20100907, 23:51  #1 
10110000110_{2} Posts 
Twin Prime Question
I'm interested in twins of the form k*2^n+/1.
One question: What is the probablity that there is a twin of that form with k<1M and n>1M? 
20100908, 02:38  #2 
Account Deleted
"Tim Sorbera"
Aug 2006
San Antonio, TX USA
4,271 Posts 

20100908, 02:59  #3  
Aug 2006
5979_{10} Posts 
Quote:
examples, right? Of course the constant factor needs work based on the residue classes 2^n takes on, as well as the factors in k. Edit: takes the factors of the kvalues into account. Last fiddled with by CRGreathouse on 20100908 at 03:04 Reason: make approximation clearer 

20100908, 05:04  #4 
7^{4} Posts 
Where do the 21503 (second figure) and 4000 (first figure) numbers come from?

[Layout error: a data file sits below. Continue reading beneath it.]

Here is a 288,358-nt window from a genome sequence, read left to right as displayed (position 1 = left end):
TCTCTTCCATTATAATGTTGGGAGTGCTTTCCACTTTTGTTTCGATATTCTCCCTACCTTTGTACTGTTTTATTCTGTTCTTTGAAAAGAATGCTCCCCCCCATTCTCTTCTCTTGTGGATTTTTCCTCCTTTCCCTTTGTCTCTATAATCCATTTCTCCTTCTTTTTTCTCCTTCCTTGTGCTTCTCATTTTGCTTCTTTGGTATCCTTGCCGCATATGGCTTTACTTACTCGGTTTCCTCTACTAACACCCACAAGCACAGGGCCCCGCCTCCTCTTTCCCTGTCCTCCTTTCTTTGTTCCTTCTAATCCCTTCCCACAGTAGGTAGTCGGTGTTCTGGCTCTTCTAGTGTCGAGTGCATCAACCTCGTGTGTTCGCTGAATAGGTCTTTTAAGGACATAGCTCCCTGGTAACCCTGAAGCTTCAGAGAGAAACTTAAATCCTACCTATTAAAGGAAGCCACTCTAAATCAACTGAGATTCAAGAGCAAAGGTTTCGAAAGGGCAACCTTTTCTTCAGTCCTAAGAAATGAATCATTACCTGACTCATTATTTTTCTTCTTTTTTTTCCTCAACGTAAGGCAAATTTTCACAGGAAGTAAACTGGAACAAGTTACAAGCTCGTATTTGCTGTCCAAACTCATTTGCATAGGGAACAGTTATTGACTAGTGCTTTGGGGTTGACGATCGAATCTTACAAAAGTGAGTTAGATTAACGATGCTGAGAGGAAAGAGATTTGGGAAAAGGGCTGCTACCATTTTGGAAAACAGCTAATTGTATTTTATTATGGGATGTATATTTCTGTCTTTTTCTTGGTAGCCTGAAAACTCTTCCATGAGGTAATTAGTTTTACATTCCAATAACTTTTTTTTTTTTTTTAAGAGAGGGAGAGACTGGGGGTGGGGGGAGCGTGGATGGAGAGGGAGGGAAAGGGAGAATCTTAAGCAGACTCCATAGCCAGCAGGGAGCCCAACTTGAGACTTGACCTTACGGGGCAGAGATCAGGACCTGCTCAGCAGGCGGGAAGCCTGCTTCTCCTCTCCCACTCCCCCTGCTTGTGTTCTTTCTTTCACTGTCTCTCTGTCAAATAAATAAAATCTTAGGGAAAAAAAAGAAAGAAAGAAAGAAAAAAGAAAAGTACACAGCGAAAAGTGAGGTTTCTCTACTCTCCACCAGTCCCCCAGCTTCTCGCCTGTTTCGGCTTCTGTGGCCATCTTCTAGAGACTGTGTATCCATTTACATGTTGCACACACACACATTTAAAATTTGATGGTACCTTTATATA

20100908, 13:00  #5  
Aug 2006
1011101011011_{2} Posts 
Quote:
The other one is a calculated number based on the factorizations of k < 1000. Let me try for k < 1000000. OK, I get 14756135.8... Code:
sum(k=2,10^61,ff(k+k)^2,0.)/log(2)^2 Code:
4e6/log(2)^2*(zeta(2)sum(n=1,10^6,n^2,0.)) 14.75 (including factorizations) So with this larger range, the heuristic probability is high: with the Poisson model, it's something like 1  e^{14.75} = 99.99996% likely that such a pair of primes exist. 

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